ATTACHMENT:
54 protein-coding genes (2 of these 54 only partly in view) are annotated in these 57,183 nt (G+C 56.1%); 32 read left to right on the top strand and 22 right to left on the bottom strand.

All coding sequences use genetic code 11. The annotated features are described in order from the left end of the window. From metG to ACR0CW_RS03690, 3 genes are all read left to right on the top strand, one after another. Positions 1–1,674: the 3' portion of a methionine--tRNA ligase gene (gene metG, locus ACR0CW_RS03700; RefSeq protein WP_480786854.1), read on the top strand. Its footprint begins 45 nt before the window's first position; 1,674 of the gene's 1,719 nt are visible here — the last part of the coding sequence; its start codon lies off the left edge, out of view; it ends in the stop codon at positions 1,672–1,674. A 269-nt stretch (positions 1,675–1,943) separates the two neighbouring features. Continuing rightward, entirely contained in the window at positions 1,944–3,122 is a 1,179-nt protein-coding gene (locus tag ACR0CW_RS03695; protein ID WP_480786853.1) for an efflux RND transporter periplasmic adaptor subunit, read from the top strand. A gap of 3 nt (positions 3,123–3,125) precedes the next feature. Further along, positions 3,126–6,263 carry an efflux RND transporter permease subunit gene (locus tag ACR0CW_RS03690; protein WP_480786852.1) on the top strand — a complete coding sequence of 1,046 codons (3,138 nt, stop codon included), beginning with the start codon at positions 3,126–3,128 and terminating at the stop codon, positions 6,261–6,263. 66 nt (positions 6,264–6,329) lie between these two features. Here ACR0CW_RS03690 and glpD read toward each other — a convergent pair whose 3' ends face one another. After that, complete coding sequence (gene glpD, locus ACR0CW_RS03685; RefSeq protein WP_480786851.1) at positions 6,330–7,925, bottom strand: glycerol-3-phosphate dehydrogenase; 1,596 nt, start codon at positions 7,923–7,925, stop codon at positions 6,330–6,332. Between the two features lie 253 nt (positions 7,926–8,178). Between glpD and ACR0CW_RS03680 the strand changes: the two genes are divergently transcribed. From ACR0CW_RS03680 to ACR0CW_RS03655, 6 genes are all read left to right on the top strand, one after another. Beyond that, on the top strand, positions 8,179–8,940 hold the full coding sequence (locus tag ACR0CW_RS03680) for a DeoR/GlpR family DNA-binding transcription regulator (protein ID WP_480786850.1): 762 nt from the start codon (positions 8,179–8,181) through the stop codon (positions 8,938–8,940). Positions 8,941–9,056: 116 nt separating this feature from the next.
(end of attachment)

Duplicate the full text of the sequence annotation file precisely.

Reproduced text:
54 protein-coding genes (2 of these 54 only partly in view) are annotated in these 57,183 nt (G+C 56.1%); 32 read left to right on the top strand and 22 right to left on the bottom strand.

All coding sequences use genetic code 11. The annotated features are described in order from the left end of the window. From metG to ACR0CW_RS03690, 3 genes are all read left to right on the top strand, one after another. Positions 1–1,674: the 3' portion of a methionine--tRNA ligase gene (gene metG, locus ACR0CW_RS03700; RefSeq protein WP_480786854.1), read on the top strand. Its footprint begins 45 nt before the window's first position; 1,674 of the gene's 1,719 nt are visible here — the last part of the coding sequence; its start codon lies off the left edge, out of view; it ends in the stop codon at positions 1,672–1,674. A 269-nt stretch (positions 1,675–1,943) separates the two neighbouring features. Continuing rightward, entirely contained in the window at positions 1,944–3,122 is a 1,179-nt protein-coding gene (locus tag ACR0CW_RS03695; protein ID WP_480786853.1) for an efflux RND transporter periplasmic adaptor subunit, read from the top strand. A gap of 3 nt (positions 3,123–3,125) precedes the next feature. Further along, positions 3,126–6,263 carry an efflux RND transporter permease subunit gene (locus tag ACR0CW_RS03690; protein WP_480786852.1) on the top strand — a complete coding sequence of 1,046 codons (3,138 nt, stop codon included), beginning with the start codon at positions 3,126–3,128 and terminating at the stop codon, positions 6,261–6,263. 66 nt (positions 6,264–6,329) lie between these two features. Here ACR0CW_RS03690 and glpD read toward each other — a convergent pair whose 3' ends face one another. After that, complete coding sequence (gene glpD, locus ACR0CW_RS03685; RefSeq protein WP_480786851.1) at positions 6,330–7,925, bottom strand: glycerol-3-phosphate dehydrogenase; 1,596 nt, start codon at positions 7,923–7,925, stop codon at positions 6,330–6,332. Between the two features lie 253 nt (positions 7,926–8,178). Between glpD and ACR0CW_RS03680 the strand changes: the two genes are divergently transcribed. From ACR0CW_RS03680 to ACR0CW_RS03655, 6 genes are all read left to right on the top strand, one after another. Beyond that, on the top strand, positions 8,179–8,940 hold the full coding sequence (locus tag ACR0CW_RS03680) for a DeoR/GlpR family DNA-binding transcription regulator (protein ID WP_480786850.1): 762 nt from the start codon (positions 8,179–8,181) through the stop codon (positions 8,938–8,940). Positions 8,941–9,056: 116 nt separating this feature from the next.